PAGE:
This week begins the 2019-2020 college basketball season. Pre-season experts have dubbed Michigan State the #1 ranked team. Followed by Kansas, Kentucky, Duke and Louisville.
Last year’s NCAA Champion, the Virginia Cavaliers, are ranked #11 But their coach, Tony Bennett, ought to be ranked #1 in terms of character, priorities, and values.
Bennett did something in the offseason that few of us would ever do. He declined a “substantial” raise, so the money could be used to increase salaries for his staff and make other improvements to UVA sports programs.
“I have more than enough,” Bennett said, “and if there are ways that this can help out the athletic department, the other programs and coaches, by not tying up so much [in men’s basketball], that’s my desire.”
“Tony’s decision…tells you everything you need to know about him as a leader and as a human being,” university president Jim Ryan said. “Tony is one of the most selfless people I’ve ever met, and this is just the latest example.”
Bennett has built his program, as well as his life, around Biblical principles he calls “The Five Pillars of Life.”
Following their thrilling overtime victory in last season’s campion game, Bennett told his players. “Promise me you will remain humble and thankful for this. Don’t let this change you. It doesn’t have to.”
Humility is a difficult virtue to define. And harder yet to apply when we’ve reached a pinnacle of material, professional or personal success. But Rick Warren’s definition helps: “Humility is not thinking less of yourself, but thinking of yourself less.”
Bennett understands the Biblical admonition, “Be clothed with humility, for
“God resists the proud, But gives grace to the humble’ (1 Pet 5:5).
We know that passion is important to be a winner in the sports world. Sometimes a color commentator will speak of a player who possesses a lot of ability, but say, “He’s not playing with passion.”
Passion, however, is not limited to sports, but is necessary for life. In fact, it’s a Biblical principle. This ancient Preacher advised, Whatever your hand finds to do, do it with your might” (Eccl 9:10). And the apostle Paul admonished servants, “Whatever you do, work heartily, as for the Lord and not for men” (Col. 3:23).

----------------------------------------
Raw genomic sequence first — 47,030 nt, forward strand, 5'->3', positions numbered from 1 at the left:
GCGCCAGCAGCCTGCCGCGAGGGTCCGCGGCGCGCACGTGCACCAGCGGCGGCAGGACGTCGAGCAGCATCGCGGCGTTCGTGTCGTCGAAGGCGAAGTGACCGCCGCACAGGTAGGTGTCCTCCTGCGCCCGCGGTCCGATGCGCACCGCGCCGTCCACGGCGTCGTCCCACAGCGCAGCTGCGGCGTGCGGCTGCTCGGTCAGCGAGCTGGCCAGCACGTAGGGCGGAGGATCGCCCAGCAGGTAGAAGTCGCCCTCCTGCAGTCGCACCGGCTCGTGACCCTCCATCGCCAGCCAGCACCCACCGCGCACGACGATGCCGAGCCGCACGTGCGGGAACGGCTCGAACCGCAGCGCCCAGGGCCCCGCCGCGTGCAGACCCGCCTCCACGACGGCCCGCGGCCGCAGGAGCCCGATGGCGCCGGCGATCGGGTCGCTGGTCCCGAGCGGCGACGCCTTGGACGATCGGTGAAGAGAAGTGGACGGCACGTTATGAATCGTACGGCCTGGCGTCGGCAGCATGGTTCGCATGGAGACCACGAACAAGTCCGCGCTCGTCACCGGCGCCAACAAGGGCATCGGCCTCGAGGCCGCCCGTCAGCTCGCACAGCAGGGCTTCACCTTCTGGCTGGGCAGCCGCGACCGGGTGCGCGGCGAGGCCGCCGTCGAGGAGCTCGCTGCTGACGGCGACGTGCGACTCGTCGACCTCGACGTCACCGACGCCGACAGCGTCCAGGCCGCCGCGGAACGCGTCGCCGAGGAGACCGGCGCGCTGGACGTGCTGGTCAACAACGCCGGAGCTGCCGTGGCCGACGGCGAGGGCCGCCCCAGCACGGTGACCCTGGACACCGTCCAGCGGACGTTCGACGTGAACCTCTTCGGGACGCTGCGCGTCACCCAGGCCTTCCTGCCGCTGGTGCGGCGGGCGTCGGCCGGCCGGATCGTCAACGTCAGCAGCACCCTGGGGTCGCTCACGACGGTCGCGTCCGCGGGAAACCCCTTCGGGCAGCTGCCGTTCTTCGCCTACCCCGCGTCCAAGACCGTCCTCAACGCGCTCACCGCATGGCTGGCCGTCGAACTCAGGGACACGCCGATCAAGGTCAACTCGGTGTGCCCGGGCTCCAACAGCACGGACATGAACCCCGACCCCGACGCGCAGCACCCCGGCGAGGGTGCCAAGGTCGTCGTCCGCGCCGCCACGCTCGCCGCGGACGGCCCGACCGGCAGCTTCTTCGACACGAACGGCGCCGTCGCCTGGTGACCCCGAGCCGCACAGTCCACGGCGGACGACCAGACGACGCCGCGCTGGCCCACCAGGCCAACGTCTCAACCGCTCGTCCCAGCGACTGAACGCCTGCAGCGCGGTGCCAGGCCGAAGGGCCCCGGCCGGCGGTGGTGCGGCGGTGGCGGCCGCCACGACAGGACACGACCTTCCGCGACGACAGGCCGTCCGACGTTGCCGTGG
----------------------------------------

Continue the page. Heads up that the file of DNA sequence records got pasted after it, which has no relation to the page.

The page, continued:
God calls for us to do our best. Work hard. Be enthusiastic about life. Give our all to everything we do. And to glorify Him as we demonstrate a zeal that is often lacking in our lackadaisical world.
Teamwork is essential for success, not just in sports, but in every endeavor in life. Our homes. Our churches. Our communities.
Spiritually our commonality in Christ builds community and unity. Many passages in the New Testament that include the phrase “one another” speak to the means, manner and method of building and bonding as unified members of His Body.
The church could learn a lot from the sports world about teamwork. Working together. Subjugating individual egos for the greater good. Each person using their talents to contribute to the team’s success.
Bennett has tapped into a Biblical virtue that is often missing in the sports world of inflated egos. The willingness to serve. To give of one’s self. To be subservient for the greater good.
Ironically, we often lead by serving. You don’t need a title. Or occupy a position. Or be team captain to be a servant-leader.
The Savior summed it up succinctly when he said, “Whoever desires to become great among you, let him be your servant. And whoever desires to be first among you, let him be your slave” (Matt 20:26-27).
“In everything, give thanks,” exhorted the Apostle Paul (1 Thess. 5:18).
Yes, everything. Every blessing. Every success. Every achievement. Every person. Every dollar. Every possession. Whether a little or a lot. Everything and everyone that adds to the quality of our life, both physically and spiritually.
If money is both “a test and a trust from God,” then Coach Bennett seems to have passed the test and is worthy of the trust.
In a culture obsessed with success, money and material things, it’s good to remember some things are more important.
–Ken Weliever, The Preacherman